Classroom management refers to the wide variety of skills and techniques that teachers use to keep students organized, orderly, focused, attentive, on task, and academically productive during a class. When classroom-management strategies are executed effectively, teachers minimize the behaviors that impede learning for both individual students and groups of students, while maximizing the behaviors that facilitate or enhance learning. Generally speaking, effective teachers tend to display strong classroom-management skills, while the hallmark of the inexperienced or less effective teacher is a disorderly classroom filled with students who are not working or paying attention.

While a limited or more traditional interpretation of effective classroom management may focus largely on “compliance”—rules and strategies that teachers may use to make sure students are sitting in their seats, following directions, listening attentively, etc.—a more encompassing or updated view of classroom management extends to everything that teachers may do to facilitate or improve student learning, which would include such factors as behavior (a positive attitude, happy facial expressions, encouraging statements, the respectful and fair treatment of students, etc.), environment (for example, a welcoming, well-lit classroom filled with intellectually stimulating learning materials that’s organized to support specific learning activities), expectations (the quality of work that teachers expect students to produce, the ways that teachers expect students to behave toward other students, the agreements that teachers make with students), materials (the types of texts, equipment, and other learning resources that teachers use), or activities (the kinds of learning experiences that teachers design to engage student interests, passions, and intellectual curiosity). Given that poorly designed lessons, uninteresting learning materials, or unclear expectations, for example, could contribute to greater student disinterest, increased behavioral problems, or unruly and disorganized classes, classroom management cannot be easily separated from all the other decisions that teachers make. In this more encompassing view of classroom management, good teaching and good classroom management become, to some degree, indistinguishable.

In practice, classroom-management techniques may appear deceptively simple, but successfully and seamlessly integrating them into the instruction of students typically requires a variety of sophisticated techniques and a significant amount of skill and experience. While the specific techniques used to manage classrooms and facilitate learning can vary widely in terminology, purpose, and execution, the following representative examples—taken from Teach Like a Champion: 49 Techniques that Put Students on the Path to College by Doug Lemov—will provide a brief introduction to a few basic classroom-management techniques (NOTE: While the general strategies described below are widely used by teachers, the specific terms in bold are not):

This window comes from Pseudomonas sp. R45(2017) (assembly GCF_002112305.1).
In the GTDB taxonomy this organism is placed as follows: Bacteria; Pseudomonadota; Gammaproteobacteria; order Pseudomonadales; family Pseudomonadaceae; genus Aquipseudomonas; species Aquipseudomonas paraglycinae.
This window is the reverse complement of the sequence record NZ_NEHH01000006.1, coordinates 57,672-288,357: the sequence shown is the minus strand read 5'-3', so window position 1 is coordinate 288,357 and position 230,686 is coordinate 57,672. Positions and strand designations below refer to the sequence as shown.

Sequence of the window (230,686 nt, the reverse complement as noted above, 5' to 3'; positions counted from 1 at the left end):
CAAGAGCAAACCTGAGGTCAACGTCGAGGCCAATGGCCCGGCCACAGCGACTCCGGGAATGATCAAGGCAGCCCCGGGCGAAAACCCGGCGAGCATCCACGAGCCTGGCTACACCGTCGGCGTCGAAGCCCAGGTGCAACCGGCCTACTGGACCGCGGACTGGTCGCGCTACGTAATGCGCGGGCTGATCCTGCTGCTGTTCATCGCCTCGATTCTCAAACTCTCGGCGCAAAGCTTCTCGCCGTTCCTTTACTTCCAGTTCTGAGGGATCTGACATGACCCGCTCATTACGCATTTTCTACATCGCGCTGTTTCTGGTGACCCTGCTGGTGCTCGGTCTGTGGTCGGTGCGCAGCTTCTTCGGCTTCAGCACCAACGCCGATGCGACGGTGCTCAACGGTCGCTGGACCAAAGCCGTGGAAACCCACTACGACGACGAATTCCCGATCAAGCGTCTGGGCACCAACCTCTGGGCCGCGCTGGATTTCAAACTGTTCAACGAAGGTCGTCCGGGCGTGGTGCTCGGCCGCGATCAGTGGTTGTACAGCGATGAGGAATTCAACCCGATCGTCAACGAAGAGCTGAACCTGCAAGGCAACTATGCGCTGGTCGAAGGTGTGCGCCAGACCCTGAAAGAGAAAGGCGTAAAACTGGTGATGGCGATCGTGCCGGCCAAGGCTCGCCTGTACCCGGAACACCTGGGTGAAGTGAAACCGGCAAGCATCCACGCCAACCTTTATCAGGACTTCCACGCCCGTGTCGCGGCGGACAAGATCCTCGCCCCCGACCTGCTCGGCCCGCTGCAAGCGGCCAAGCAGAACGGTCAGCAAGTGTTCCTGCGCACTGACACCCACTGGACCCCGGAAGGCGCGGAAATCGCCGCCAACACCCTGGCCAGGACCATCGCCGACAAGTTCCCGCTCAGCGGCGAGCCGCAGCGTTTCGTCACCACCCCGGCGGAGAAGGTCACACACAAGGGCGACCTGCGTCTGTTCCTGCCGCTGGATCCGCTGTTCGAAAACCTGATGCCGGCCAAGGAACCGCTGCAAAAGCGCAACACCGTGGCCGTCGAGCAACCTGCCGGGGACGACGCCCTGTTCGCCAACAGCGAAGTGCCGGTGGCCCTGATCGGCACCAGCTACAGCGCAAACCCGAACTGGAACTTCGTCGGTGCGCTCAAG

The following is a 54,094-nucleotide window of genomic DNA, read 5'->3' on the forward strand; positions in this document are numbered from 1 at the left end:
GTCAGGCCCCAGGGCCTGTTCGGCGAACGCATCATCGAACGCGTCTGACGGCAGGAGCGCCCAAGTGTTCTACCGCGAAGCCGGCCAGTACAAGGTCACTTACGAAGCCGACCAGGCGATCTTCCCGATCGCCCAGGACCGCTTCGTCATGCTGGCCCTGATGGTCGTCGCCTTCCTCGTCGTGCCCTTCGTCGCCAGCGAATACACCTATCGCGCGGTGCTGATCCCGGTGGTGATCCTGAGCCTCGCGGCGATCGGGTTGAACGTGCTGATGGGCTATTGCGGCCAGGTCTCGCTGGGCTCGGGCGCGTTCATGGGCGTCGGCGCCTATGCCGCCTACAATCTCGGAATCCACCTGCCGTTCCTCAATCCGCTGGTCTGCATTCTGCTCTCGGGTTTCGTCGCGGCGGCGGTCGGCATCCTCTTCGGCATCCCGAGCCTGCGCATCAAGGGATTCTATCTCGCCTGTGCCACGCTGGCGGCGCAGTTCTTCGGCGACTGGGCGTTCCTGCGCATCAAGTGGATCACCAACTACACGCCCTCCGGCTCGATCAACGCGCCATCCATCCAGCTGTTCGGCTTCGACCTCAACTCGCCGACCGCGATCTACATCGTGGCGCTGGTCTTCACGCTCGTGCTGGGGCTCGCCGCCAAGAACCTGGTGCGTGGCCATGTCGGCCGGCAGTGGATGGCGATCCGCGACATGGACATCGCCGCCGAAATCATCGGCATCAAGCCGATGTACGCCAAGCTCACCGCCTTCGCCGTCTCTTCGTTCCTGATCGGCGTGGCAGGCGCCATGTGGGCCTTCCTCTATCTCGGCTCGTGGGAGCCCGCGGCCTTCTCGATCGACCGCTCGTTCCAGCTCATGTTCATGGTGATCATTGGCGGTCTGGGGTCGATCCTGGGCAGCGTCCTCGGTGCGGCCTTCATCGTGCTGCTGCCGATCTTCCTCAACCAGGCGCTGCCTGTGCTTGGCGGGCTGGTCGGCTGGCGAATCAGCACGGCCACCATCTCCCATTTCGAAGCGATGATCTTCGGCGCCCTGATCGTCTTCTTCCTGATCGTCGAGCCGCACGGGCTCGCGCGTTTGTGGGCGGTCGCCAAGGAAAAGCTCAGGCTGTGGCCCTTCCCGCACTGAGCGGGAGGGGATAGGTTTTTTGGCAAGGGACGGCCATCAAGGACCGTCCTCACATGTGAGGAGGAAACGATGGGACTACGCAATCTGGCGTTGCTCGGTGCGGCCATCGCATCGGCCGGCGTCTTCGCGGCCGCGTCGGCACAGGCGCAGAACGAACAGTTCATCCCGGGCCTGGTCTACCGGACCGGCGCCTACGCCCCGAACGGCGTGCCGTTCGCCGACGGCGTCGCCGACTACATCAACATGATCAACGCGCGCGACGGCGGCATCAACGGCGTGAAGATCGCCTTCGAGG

• Entry Routine is a technique in which teachers establish a consistent, daily routine that begins as soon as students enter the classroom—preparing learning materials, making seat assignments, passing in homework, or doing a brief physical “warm-up” activity would all be examples of entry routines. This technique can avoid the disorder and squandered time that can characterize the beginning of a class period.
  • Do Now is a brief written activity that students are given as soon as they arrive in the classroom. This technique is intended to get students settled, focused, productive, and prepared for instruction as quickly as possible.
  • Tight Transitions is a technique in which teachers establish transition routines that students learn and can execute quickly and repeatedly without much direction from a teacher. For example, a teacher might say “reading time,” and students will know that they are expected to stop what they are working on, put away their materials, get their books, and begin reading silently on their own. This technique helps to maximize instructional time by reducing the disarray and delay that might accompany transitions between activities.
  • Seat Signals is a technique in which students use nonverbal signals while seated to indicate that they need something, such as a new pencil, a restroom break, or help with a problem. This technique establishes expectations for appropriate communication and helps to minimize disruptions during class. 
  • Props is the act of publicly recognizing and praising students who have done something good, such as answering a difficult question or helping a peer. Props is done by the entire class and is typically a short movement or spoken phrase. The technique is intended to establish a group culture in which learning accomplishments and positive actions are socially valued and rewarded.